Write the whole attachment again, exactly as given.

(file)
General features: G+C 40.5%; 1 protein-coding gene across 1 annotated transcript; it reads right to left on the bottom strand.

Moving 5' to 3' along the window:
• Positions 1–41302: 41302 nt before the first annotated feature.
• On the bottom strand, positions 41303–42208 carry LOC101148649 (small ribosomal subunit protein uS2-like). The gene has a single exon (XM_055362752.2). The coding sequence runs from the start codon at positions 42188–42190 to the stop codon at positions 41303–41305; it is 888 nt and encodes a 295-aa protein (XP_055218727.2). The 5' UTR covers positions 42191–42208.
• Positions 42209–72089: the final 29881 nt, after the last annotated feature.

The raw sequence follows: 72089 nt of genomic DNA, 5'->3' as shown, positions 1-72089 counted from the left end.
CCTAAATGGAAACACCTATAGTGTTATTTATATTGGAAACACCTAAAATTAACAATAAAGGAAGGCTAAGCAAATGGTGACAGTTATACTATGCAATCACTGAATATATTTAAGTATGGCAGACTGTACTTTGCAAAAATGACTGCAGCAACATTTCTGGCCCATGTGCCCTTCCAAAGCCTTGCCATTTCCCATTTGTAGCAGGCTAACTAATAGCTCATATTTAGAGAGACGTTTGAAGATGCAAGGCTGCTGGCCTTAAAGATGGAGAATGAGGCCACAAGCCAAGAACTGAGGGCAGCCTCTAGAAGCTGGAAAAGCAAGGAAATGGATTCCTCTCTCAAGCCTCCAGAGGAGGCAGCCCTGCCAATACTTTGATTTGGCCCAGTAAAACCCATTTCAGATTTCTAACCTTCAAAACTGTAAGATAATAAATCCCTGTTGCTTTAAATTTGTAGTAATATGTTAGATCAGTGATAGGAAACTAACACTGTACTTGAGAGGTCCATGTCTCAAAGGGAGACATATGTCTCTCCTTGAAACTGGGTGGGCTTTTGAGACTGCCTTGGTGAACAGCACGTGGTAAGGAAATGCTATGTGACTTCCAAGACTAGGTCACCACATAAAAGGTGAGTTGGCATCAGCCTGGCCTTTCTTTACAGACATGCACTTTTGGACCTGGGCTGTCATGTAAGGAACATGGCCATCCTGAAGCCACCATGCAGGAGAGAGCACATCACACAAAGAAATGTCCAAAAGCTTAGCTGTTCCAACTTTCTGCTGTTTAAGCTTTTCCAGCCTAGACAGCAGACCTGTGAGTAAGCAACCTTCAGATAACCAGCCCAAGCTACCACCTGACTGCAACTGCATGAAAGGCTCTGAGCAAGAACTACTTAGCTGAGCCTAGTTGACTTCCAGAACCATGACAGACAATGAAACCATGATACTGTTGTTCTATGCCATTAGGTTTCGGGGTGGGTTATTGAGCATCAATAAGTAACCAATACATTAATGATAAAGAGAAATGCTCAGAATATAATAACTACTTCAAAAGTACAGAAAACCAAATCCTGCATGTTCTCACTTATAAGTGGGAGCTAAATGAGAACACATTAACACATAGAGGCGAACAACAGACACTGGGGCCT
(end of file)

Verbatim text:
General features: G+C 40.5%; 1 protein-coding gene across 1 annotated transcript; it reads right to left on the bottom strand.

Moving 5' to 3' along the window:
• Positions 1–41302: 41302 nt before the first annotated feature.
• On the bottom strand, positions 41303–42208 carry LOC101148649 (small ribosomal subunit protein uS2-like). The gene has a single exon (XM_055362752.2). The coding sequence runs from the start codon at positions 42188–42190 to the stop codon at positions 41303–41305; it is 888 nt and encodes a 295-aa protein (XP_055218727.2). The 5' UTR covers positions 42191–42208.
• Positions 42209–72089: the final 29881 nt, after the last annotated feature.

The raw sequence follows: 72089 nt of genomic DNA, 5'->3' as shown, positions 1-72089 counted from the left end.
CCTAAATGGAAACACCTATAGTGTTATTTATATTGGAAACACCTAAAATTAACAATAAAGGAAGGCTAAGCAAATGGTGACAGTTATACTATGCAATCACTGAATATATTTAAGTATGGCAGACTGTACTTTGCAAAAATGACTGCAGCAACATTTCTGGCCCATGTGCCCTTCCAAAGCCTTGCCATTTCCCATTTGTAGCAGGCTAACTAATAGCTCATATTTAGAGAGACGTTTGAAGATGCAAGGCTGCTGGCCTTAAAGATGGAGAATGAGGCCACAAGCCAAGAACTGAGGGCAGCCTCTAGAAGCTGGAAAAGCAAGGAAATGGATTCCTCTCTCAAGCCTCCAGAGGAGGCAGCCCTGCCAATACTTTGATTTGGCCCAGTAAAACCCATTTCAGATTTCTAACCTTCAAAACTGTAAGATAATAAATCCCTGTTGCTTTAAATTTGTAGTAATATGTTAGATCAGTGATAGGAAACTAACACTGTACTTGAGAGGTCCATGTCTCAAAGGGAGACATATGTCTCTCCTTGAAACTGGGTGGGCTTTTGAGACTGCCTTGGTGAACAGCACGTGGTAAGGAAATGCTATGTGACTTCCAAGACTAGGTCACCACATAAAAGGTGAGTTGGCATCAGCCTGGCCTTTCTTTACAGACATGCACTTTTGGACCTGGGCTGTCATGTAAGGAACATGGCCATCCTGAAGCCACCATGCAGGAGAGAGCACATCACACAAAGAAATGTCCAAAAGCTTAGCTGTTCCAACTTTCTGCTGTTTAAGCTTTTCCAGCCTAGACAGCAGACCTGTGAGTAAGCAACCTTCAGATAACCAGCCCAAGCTACCACCTGACTGCAACTGCATGAAAGGCTCTGAGCAAGAACTACTTAGCTGAGCCTAGTTGACTTCCAGAACCATGACAGACAATGAAACCATGATACTGTTGTTCTATGCCATTAGGTTTCGGGGTGGGTTATTGAGCATCAATAAGTAACCAATACATTAATGATAAAGAGAAATGCTCAGAATATAATAACTACTTCAAAAGTACAGAAAACCAAATCCTGCATGTTCTCACTTATAAGTGGGAGCTAAATGAGAACACATTAACACATAGAGGCGAACAACAGACACTGGGGCCT